#20minutemeal

Whole Grilled Fish with Fresh Herbs and Citrus

aSpoBkrrR9GQ%2B%2BcvpLmqcg.jpg

I used to be intimidated by recipes calling for whole fish, even after growing up with a fishing rod tucked under my arm, and even after culinary school where we covered all things fin fish. Last summer, I explored grilling whole fish. It was a lot less intimidating to work with them outdoors on a gas grill. I’ve since tested and adapted these recipes for indoor cooking, because let’s face it, we all don’t have the option of grilling all the time.

This is the start to a perfect summer night meal, when you want to expel as little effort as possible to eat something light and full flavored. Pair with some grilled vegetables or a salad and you’re a star, a sea star.

What follows is a formula for simple whole grilled fish with herbs and citrus served in 4 of my favorite ways (I’m sure I’ll be amending this in a year or so with 2 additional ways). You can easily modify this formula to fit your favorite flavor combinations, seasonally available produce and local flavor. Or you can jump straight to my recipe for Whole Grilled Trout with Cilantro, Mint, Nam Pla Prik, and Cashews, which you won’t regret one bit.

WHOLE GRILLED FISH WITH FRESH HERBS & CITRUS - 4 WAYS

  1. Lemon + Parsley + Garlic + Pepper + Olive Oil garnished with Hazelnuts

  2. Orange + Parsley + Oregano + Olive Oil garnished with Olives + Capers

  3. Orange + Lime + Cilantro + Serrano + Cumin garnished with Avocado + Tomato

  4. Mint + Cilantro + Thai basil + White Pepper + Kaffir Lime Leaf garnished with Toasted Cashews + Nam Pla Prik Thai Chili Lime Sauce

Serves: 4 - 6

What You Need:

  • 3 small whole fish, such as branzino, trout or red snapper, scaled, cleaned, & heads removed or butterflied, about 1 pound each

  • ¼ teaspoon sea salt

  • ¼ - 1 teaspoon ground pepper or other spices or spice blends

  • 1 - 2 bunches of fresh herbs

  • 2 - 3 limes, lemons or oranges, sliced or juiced for dressing

  • 1 tablespoon oil

  • ¼ cup nuts, lightly toasted

  • 1-2 chili peppers, such as jalapeno, serrano or Thai bird’s eye chili, thinly sliced

  • ¼ - ½ cup olives, pickles, capers, or caper berries

What You Do:

  1. Sprinkle sea salt and spices on the insides of the fish. Stuff each fish with few herb sprigs (leaving stems intact) and a few citrus slices.

  2. Brush the outside of each fish lightly with canola oil.

  3. Heat a grill on high heat.

  4. Meanwhile, prepare any sauces or garnishes. Juice or slice the remaining citrus, toast nuts, slice peppers, tomatoes or other fruits, pluck herb leaves from the stems and discard stems.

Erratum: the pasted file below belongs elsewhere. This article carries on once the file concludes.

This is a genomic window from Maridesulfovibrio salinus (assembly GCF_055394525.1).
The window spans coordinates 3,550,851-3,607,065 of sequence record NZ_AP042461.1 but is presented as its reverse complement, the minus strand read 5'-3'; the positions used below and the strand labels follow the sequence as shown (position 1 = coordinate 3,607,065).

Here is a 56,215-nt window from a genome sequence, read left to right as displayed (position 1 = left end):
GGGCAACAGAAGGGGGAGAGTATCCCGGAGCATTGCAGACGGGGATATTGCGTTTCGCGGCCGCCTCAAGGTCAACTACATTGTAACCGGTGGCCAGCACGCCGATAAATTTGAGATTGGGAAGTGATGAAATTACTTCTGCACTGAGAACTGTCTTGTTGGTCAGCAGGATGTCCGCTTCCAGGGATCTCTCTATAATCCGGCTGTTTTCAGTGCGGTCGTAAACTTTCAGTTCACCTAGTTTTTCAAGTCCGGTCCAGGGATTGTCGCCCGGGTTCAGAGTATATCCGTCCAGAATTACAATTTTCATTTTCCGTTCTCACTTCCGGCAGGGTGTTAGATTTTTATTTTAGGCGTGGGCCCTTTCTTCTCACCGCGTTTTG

5. Grill the fish over high heat, turning once, 6-7 minutes per side or until skin is crisped and flesh is flaky.

  6. Serve immediately garnished with toasted nuts, additional citrus, herb leaves, and more per suggestions above.

No grill? No problem. You can also cook this whole fish under the broiler in a cast iron skillet or broiler safe pan. Heat the pan under the broiler for about 10 minutes. Add the prepared fish to the pan and place back under the broiler for about 6-7 minutes. Flip and cook an additional 5-6 minutes on the other side.

No grill? No problem. You can also cook this whole fish under the broiler in a cast iron skillet or broiler safe pan. Heat the pan under the broiler for about 10 minutes. Add the prepared fish to the pan and place back under the broiler for about 6-7 minutes. Flip and cook an additional 5-6 minutes on the other side.

Fish En Papillote

Fish en papillote or "fish steamed in a packet" is the perfect healthy weeknight-dinner-in-a-flash or prepare-ahead-presentation to amaze your fancy friends dish. I also love it because, like most of my techniques and formulas, it is versatile and can be completed with various types of fish and whatever vegetables, citrus and seasonings I have on hand or feel like using. It works in all seasons - just vary the contents. Spices and fats are optional. So versatile, in fact, everyone in the family can make a personalized version suited to his or her exact tastes and preferences. Last but definitely not least, it conveniently uses up that opened bottle of white wine hanging out in the fridge that no one is ever going to drink.

The amounts listed are for 1 serving or 1 papillote pouch. You can easily multiply to provide as many servings as you need, plus an extra for tomorrow's lunch. This provides a meal unto itself, but also pairs well with additional roasted, steamed or sautéed vegetables, roasted potatoes or steamed rice.

What you need:

  • 3-5 oz fish fillet (cod, arctic char, salmon, monkfish, trout are all good choices)*

  • 1/2 teaspoon extra virgin olive oil or melted butter, optional

  • 2-3 pinches sea salt or kosher salt

  • ground spices, such as black pepper, cumin, cayenne, garlic powder, crushed red pepper flakes, optional

  • 1-2 tablespoons liquid. I prefer a dry white wine, but beer, broth and even water do the trick.

  • 1/4 cup finely sliced or diced vegetables. Use what you have on hand. Carrot, zucchini, bell pepper, cabbage, jalapeño, brussel sprout, and sweet potato are all great.

  • 1 slice of lemon, orange or lime

  • parchment paper cut into large "hearts"

How to prepare the parchment for papillote:

*Note on fish selection: Where you live will determine the best fish choices for you, for freshness and sustainability. Check out this resource by Oceana and Monterey Bay Aquarium's Seafood Watch for a guide on selecting fish. You can choose printable pocket guides that are specific to your region or download their nifty phone app.

What you do:

Note that fish cooked en papillote will cook faster than if you are roasting fish outside of parchment. The steam trapped inside the papillotte is hotter than your oven and will cook fish faster.